Vancouver Canucks' Chris Higgins still thankful 9/11 attacks didn't take his father's life
Robert Higgins of the New York Fire Department was part of first responders team
VANCOUVER — Whenever Sept. 11 comes around, Vancouver Canuck forward Chris Higgins shudders to think what might have been.
His father Robert was a member of the New York City fire department and among those who responded to the terrorist attacks and destruction of the twin towers in Lower Manhattan. Chris, 18, and a freshman at Yale University that year, recalled Tuesday frantically trying to reach home to see if his dad was OK.
“I couldn’t get through for a really long time,” Chris said. “It was just a bad couple of hours trying to find out. Finally, I was able to talk to my uncle, who worked kind of near that area, and I found out he was OK and that my dad was OK, too. It was obviously a pretty surreal experience.”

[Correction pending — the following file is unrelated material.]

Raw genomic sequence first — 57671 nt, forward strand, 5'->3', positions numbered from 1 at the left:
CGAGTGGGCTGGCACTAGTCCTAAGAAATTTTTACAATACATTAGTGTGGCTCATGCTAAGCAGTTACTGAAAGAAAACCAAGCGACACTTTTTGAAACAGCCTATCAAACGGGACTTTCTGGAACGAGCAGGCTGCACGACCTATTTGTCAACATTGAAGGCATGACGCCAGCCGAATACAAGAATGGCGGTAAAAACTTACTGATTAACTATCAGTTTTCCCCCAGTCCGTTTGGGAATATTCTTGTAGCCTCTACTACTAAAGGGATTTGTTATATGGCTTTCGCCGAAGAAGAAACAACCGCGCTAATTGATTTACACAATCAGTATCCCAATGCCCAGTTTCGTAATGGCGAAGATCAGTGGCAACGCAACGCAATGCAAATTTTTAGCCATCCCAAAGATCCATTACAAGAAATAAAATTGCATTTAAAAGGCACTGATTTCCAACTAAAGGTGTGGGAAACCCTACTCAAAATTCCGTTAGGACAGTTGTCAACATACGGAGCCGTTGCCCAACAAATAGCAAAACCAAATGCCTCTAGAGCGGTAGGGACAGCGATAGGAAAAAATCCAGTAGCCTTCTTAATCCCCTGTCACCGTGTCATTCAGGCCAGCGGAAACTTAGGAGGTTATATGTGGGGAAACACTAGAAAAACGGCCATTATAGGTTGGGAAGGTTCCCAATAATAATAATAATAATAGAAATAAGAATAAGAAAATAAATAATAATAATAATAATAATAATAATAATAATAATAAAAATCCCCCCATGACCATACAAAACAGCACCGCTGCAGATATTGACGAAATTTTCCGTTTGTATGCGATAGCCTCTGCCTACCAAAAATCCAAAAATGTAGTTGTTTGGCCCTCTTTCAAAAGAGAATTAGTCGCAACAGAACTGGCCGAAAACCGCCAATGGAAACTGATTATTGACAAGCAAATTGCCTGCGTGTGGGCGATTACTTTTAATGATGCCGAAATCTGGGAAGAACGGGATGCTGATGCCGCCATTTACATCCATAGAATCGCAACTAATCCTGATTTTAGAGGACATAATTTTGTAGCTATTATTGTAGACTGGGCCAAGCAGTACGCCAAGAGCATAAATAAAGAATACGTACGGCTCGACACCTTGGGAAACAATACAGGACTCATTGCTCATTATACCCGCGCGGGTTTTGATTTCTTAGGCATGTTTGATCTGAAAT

Chris was on the Yale campus when the attacks came and he wasn’t quite aware of their magnitude for the first few moments. Then the word spread.
“I was in a freshman dorm and you kind of got the sense that something was going on,” he said. “No one was going to classes and everyone was, I don’t know, not acting normal. I went back to my room and my roommates had the TV on. I thought it was a movie.”
As a youngster, Chris never imagined his dad not coming home from work and the 9/11 attacks brought to him the reality that life is very fragile. His dad, now a captain, is still with the NYFD. Robert Higgins is in his 35th year fighting fires.
“I guess when you grow up with your dad doing that job for your whole life, you kind of just except him to come home,” explained Chris, a native New Yorker. “You think he’s invincible. But events like that really put things in perspective a little bit.
"Once I found out he was OK that day, I just stayed at school. It was, like, well I guess this is his job so let’s get back to business as usual.”
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